Business trips to Paris are always a lot of fun for me: I get the trip without the business. D’s schedule generally dictates in which arrondissement we stay and on our most recent stay we’d found a nice hotel in the 14th. To my knowledge, there isn’t anything in this part of Paris. At least, that’s what I thought until we had to make dinner plans.
We had spied Restaurant Monteleone when we were parking the car on avenue Jean Moulin. As the restaurant was just steps from our hotel — and from the street it looked inviting enough — we decided that we would stop by and take a look at the menu.
Restaurant Monteleone, if the name doesn’t already give it away, is an Italian restaurant. In fact, the restaurant gets its name from a village in Sardinia. The menu featured the usual suspects: antipasti, fresh and dried pasta dishes, meats and fish, and a nice selection of desserts. I was sold on two things on the menu — the cannoli and the zabaglione — and immediately said to D “yup, this is my pick for dinner tonight.”
There’s nothing worse than being tempted by a restaurant’s menu then entering the restaurant to a chilly reception. And there’s not a lot that is better than being tempted and then being received as though you’re a favoured guest. Happily, our reception fell into the second category.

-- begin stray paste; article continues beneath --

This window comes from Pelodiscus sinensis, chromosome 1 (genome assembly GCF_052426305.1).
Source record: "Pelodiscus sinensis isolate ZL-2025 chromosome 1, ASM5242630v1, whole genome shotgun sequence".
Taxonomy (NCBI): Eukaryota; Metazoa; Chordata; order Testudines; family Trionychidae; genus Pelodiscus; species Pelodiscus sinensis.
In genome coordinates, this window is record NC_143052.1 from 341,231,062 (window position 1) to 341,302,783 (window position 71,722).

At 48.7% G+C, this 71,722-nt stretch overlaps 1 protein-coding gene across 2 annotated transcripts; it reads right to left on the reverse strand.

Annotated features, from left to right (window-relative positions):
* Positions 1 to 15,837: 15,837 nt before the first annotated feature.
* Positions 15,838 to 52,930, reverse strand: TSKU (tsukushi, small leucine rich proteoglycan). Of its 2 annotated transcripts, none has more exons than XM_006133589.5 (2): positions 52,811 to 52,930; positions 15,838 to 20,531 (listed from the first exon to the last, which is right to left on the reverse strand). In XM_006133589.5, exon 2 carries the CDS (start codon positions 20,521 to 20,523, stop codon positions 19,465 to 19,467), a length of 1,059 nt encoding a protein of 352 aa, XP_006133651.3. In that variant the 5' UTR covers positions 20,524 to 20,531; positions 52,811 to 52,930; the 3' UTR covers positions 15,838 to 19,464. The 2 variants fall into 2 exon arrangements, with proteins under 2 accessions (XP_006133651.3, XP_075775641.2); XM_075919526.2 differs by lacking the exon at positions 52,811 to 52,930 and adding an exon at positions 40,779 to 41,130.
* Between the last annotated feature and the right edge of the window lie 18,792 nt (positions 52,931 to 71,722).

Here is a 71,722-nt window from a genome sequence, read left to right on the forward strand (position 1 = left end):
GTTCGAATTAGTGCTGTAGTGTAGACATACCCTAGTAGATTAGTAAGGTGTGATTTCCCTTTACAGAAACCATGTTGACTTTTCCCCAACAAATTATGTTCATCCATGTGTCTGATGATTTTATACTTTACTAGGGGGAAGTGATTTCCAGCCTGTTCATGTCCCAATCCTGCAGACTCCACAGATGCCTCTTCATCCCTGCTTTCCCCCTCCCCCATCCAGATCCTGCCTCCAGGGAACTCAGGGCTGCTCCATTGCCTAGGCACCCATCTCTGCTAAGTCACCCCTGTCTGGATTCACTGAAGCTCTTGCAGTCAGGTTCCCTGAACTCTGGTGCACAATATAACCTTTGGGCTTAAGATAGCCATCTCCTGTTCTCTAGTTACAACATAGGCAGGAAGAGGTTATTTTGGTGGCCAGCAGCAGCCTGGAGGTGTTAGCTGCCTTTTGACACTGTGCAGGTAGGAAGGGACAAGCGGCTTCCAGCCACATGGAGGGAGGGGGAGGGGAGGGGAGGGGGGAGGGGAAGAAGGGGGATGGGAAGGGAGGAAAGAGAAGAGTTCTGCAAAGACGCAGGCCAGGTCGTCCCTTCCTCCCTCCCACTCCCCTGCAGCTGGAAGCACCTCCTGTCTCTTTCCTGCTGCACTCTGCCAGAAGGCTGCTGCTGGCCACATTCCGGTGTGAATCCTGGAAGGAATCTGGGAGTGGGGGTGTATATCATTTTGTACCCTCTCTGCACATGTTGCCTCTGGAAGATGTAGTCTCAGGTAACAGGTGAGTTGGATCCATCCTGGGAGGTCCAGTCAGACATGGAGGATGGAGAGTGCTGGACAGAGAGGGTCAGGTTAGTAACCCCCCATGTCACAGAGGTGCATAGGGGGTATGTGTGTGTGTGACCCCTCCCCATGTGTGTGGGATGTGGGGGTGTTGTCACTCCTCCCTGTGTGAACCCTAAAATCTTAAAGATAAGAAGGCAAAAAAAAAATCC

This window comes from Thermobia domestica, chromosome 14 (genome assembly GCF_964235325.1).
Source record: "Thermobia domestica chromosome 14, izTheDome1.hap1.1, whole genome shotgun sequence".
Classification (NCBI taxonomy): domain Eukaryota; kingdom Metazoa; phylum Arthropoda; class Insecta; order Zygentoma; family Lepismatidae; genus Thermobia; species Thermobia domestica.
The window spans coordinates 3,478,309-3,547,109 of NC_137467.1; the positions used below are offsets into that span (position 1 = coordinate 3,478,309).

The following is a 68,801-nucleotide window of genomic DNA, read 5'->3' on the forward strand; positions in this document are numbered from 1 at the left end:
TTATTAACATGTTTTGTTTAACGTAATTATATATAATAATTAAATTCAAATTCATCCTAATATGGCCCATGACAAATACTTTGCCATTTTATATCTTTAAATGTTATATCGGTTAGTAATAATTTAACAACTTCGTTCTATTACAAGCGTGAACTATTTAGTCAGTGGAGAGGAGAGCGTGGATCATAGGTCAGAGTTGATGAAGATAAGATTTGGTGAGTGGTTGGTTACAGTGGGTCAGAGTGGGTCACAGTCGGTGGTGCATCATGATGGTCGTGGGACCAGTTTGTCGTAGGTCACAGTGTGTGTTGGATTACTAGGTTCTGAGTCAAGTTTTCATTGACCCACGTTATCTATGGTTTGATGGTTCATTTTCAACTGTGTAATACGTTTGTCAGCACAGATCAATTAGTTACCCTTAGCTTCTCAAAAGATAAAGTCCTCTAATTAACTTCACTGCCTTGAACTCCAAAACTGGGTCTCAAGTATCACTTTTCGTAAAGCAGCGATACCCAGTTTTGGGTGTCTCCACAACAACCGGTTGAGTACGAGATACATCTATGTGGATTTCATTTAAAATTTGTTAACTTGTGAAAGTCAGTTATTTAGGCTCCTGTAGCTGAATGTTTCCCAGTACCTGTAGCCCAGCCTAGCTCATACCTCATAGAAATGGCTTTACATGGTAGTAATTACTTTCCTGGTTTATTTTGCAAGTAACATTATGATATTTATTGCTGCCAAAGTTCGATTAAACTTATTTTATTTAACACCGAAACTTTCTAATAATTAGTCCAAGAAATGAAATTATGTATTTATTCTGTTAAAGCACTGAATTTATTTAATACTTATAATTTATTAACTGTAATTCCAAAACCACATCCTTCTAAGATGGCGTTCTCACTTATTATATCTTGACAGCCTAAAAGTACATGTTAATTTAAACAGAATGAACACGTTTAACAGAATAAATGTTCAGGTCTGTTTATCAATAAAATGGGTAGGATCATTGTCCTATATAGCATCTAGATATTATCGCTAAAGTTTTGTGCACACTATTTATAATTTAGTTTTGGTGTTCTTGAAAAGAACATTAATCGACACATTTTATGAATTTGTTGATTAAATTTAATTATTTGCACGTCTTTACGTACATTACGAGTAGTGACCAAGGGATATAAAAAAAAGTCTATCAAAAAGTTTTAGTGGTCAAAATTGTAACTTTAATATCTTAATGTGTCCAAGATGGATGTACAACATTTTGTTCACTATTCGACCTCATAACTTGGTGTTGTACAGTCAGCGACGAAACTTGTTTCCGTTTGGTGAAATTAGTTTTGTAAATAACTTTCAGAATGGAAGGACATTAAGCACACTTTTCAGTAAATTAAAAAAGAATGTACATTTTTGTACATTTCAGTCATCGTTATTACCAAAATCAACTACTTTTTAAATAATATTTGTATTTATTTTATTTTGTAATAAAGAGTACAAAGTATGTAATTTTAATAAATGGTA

D and I reviewed the menu and decided to share the prosciutto crudo di Parma stagionato e mozzarella di latte di bufala campana (Parma ham and buffalo mozzarella). The saltiness of the ham paired with the creaminess of the cheese made a simple starter and was a pleasure to eat.
D opted for the risottino Carnaroli mantecato alle zucchine, annaffiato alla Vernaccia di Oristano (carnaroli risotto with zucchini, watered in Vernaccia di Oristano, a typical Sardinian white wine).
I decided to choose the tortelli rossi al ragu’ bianco di vitello e agrumi, emulsione di burro e semi di papavero (meat red tortelli pasta with citrus fruit, poppy-seed and butter dressing), flavours I’d never considered for a pasta dish. What a treat for my taste buds!
And since we were treating ourselves to a little visit to the Mediterranean we stayed local and paired our meal with a rosé wine from Sardinia.
For dessert, without hesitation I picked the cannoli di ricotta e cioccolato tipici della terra di Sicilia (cannoli made with ricotta and chocolate). D decided on gelato. Of course, to close we ended with coffee.
And perhaps there’s something to eating as they do in Sardinia. According to Wikipedia, Sardinia — along with Okinawa, Japan — has the highest rate of centenarians in the world (22 centenarians per 100,000 inhabitants).
Non faeddo su sardu but I do speak good food and great service, both of which I found at Restaurant Monteleone.
68bis Av. Jean Moulin
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